Brown Dog ticks have a world-wide distribution, and can be found throughout the United States, although they are encountered more frequently in the southern tier of states. They occur predominately in and around human settlements and infest homes, animal pens, and dog kennels, often causing high levels of infestation both on dogs and in homes. These ticks can spend their entire life cycle indoors. Under optimal conditions, brown dog ticks complete their life cycle in as few as three months. All life stages of this tick can transmit Rocky Mountain Spotted Fever rickettsia (Rickettsia rickettsia) to dogs, and rarely to humans. Both nymphal and adult stages can transmit the agents of canine ehrlichiosis (Ehrlichia canis) and canine babesiosis (Babesia canis vogeli and Babesia gibsoni-like) to dogs. Controlling brown dog tick infestations can be difficult and usually requires a four step process: treating the pets, treating the house, treating the yard, and sanitizing the house by focusing on vacuuming. This process may take several treatments and take several months to eradicate the infestation.
Adult males and females can be found at all times of the year and can survive for 18 months without feeding. They prefer to feed on dogs but will feed on other mammals, and occasionally humans. Males only feed for short periods of time before mating but females feed for about a week before becoming engorged. After digesting the blood meal, female brown dog ticks can lay up to 4,000 eggs. The eggs are often laid on top of kennels, on ledges, or in cracks and crevices in or around a house. Larvae hatch from eggs in 2 to 5 weeks.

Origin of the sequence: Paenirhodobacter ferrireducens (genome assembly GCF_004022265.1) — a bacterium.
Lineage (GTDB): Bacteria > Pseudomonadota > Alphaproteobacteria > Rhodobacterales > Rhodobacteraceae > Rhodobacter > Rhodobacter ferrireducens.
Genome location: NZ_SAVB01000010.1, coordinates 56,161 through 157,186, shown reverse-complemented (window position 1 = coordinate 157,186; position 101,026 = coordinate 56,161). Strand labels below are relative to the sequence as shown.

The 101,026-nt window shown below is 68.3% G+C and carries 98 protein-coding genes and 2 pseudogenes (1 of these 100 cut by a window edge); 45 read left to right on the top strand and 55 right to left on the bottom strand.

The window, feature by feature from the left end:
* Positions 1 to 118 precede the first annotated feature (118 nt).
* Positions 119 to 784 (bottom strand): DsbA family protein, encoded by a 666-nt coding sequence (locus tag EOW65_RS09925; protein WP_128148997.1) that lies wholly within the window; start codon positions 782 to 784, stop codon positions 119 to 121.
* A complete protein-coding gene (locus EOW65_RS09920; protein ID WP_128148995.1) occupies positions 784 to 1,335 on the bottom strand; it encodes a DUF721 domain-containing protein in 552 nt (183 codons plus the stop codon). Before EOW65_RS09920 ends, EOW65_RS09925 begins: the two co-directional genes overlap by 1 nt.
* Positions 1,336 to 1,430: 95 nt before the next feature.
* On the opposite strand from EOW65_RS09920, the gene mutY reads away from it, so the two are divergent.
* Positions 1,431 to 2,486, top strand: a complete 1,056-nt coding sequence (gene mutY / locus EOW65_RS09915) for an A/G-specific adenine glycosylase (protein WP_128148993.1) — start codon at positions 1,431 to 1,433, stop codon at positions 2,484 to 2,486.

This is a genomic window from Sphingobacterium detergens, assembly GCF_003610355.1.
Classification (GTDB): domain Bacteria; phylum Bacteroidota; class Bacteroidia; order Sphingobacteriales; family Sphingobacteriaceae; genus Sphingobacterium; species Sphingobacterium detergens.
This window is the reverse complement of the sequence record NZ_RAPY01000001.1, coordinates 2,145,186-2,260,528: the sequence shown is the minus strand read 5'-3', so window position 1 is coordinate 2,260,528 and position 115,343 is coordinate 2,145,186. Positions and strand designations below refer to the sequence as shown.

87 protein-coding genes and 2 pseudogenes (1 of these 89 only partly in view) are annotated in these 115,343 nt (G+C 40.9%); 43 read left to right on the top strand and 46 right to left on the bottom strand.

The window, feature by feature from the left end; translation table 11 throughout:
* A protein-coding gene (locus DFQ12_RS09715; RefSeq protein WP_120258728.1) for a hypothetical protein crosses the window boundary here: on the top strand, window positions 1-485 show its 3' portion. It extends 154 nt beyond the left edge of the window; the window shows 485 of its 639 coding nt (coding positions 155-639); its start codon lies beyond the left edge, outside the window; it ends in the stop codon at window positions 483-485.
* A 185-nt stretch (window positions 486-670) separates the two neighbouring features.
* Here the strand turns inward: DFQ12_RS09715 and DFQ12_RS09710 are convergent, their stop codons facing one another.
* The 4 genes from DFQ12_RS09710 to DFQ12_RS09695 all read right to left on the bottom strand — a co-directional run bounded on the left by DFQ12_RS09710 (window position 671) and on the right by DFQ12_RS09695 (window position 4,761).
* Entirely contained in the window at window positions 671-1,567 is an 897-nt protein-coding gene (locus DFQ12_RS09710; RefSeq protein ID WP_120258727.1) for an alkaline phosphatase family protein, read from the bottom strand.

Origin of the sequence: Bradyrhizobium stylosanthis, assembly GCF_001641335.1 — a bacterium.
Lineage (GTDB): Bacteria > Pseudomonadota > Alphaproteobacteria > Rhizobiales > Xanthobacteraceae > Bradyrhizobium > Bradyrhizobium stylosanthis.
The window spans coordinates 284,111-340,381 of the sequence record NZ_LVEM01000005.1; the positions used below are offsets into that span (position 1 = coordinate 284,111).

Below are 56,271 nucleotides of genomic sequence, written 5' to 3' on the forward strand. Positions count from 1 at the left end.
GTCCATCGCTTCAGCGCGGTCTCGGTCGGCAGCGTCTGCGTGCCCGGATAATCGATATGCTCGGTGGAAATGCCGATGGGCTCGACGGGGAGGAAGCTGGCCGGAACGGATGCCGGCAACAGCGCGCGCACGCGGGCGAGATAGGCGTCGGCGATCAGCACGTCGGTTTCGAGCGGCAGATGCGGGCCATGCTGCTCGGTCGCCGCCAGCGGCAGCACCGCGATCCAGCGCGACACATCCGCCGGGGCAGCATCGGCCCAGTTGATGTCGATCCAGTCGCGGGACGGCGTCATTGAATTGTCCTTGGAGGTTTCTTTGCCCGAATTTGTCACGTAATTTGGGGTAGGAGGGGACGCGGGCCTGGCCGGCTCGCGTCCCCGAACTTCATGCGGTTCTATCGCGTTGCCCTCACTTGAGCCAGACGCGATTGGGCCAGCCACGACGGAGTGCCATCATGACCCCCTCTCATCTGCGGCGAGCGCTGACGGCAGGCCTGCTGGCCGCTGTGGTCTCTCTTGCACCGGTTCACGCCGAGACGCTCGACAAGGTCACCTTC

Nymphs also can be found at all times of the year and survive for 6 to 9 months without a blood meal. Nymphs also prefer to feed on dogs but will feed on other mammals, and occasionally humans. Nymphs blood feed for five to ten days, and after detaching from the host, they take about two weeks to develop into adult stage ticks. After detaching from the host, engorged nymphs typically hide in and around furniture, windows, edges of rugs, house siding, and foundations.
The six-legged larvae can be active at all times of the year, and can survive for 6 to 9 months without feeding. Like the adult and nymphal stages, larvae prefer to feed on dogs but will feed on other mammals and occasionally humans. Larvae blood feed for three to seven days before detaching from the host and take about two weeks to develop into nymphs. Engorged larvae typically hide in and around furniture, windows, edges of rugs, house siding, and foundations.